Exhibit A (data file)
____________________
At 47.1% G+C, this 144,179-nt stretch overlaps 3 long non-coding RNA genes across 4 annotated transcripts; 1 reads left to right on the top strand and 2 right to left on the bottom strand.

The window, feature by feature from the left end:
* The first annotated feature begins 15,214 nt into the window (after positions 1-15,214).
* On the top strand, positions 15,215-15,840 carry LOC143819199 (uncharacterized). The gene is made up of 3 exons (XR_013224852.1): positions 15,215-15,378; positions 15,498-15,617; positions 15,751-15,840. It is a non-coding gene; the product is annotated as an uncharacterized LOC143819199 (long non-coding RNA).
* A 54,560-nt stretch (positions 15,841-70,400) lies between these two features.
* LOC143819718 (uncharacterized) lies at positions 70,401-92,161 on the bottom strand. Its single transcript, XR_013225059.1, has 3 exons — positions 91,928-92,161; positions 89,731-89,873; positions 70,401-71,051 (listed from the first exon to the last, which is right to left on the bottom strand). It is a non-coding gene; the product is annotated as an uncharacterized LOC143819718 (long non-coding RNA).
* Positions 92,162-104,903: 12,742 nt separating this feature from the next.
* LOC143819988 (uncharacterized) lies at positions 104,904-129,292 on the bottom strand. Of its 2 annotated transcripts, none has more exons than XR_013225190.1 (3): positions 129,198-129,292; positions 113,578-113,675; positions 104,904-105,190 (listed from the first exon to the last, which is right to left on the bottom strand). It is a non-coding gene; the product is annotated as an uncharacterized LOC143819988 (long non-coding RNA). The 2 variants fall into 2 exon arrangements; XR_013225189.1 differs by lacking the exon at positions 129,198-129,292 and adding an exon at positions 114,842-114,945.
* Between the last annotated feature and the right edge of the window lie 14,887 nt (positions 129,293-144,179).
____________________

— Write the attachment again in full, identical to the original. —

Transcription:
At 47.1% G+C, this 144,179-nt stretch overlaps 3 long non-coding RNA genes across 4 annotated transcripts; 1 reads left to right on the top strand and 2 right to left on the bottom strand.

The window, feature by feature from the left end:
* The first annotated feature begins 15,214 nt into the window (after positions 1-15,214).
* On the top strand, positions 15,215-15,840 carry LOC143819199 (uncharacterized). The gene is made up of 3 exons (XR_013224852.1): positions 15,215-15,378; positions 15,498-15,617; positions 15,751-15,840. It is a non-coding gene; the product is annotated as an uncharacterized LOC143819199 (long non-coding RNA).
* A 54,560-nt stretch (positions 15,841-70,400) lies between these two features.
* LOC143819718 (uncharacterized) lies at positions 70,401-92,161 on the bottom strand. Its single transcript, XR_013225059.1, has 3 exons — positions 91,928-92,161; positions 89,731-89,873; positions 70,401-71,051 (listed from the first exon to the last, which is right to left on the bottom strand). It is a non-coding gene; the product is annotated as an uncharacterized LOC143819718 (long non-coding RNA).
* Positions 92,162-104,903: 12,742 nt separating this feature from the next.
* LOC143819988 (uncharacterized) lies at positions 104,904-129,292 on the bottom strand. Of its 2 annotated transcripts, none has more exons than XR_013225190.1 (3): positions 129,198-129,292; positions 113,578-113,675; positions 104,904-105,190 (listed from the first exon to the last, which is right to left on the bottom strand). It is a non-coding gene; the product is annotated as an uncharacterized LOC143819988 (long non-coding RNA). The 2 variants fall into 2 exon arrangements; XR_013225189.1 differs by lacking the exon at positions 129,198-129,292 and adding an exon at positions 114,842-114,945.
* Between the last annotated feature and the right edge of the window lie 14,887 nt (positions 129,293-144,179).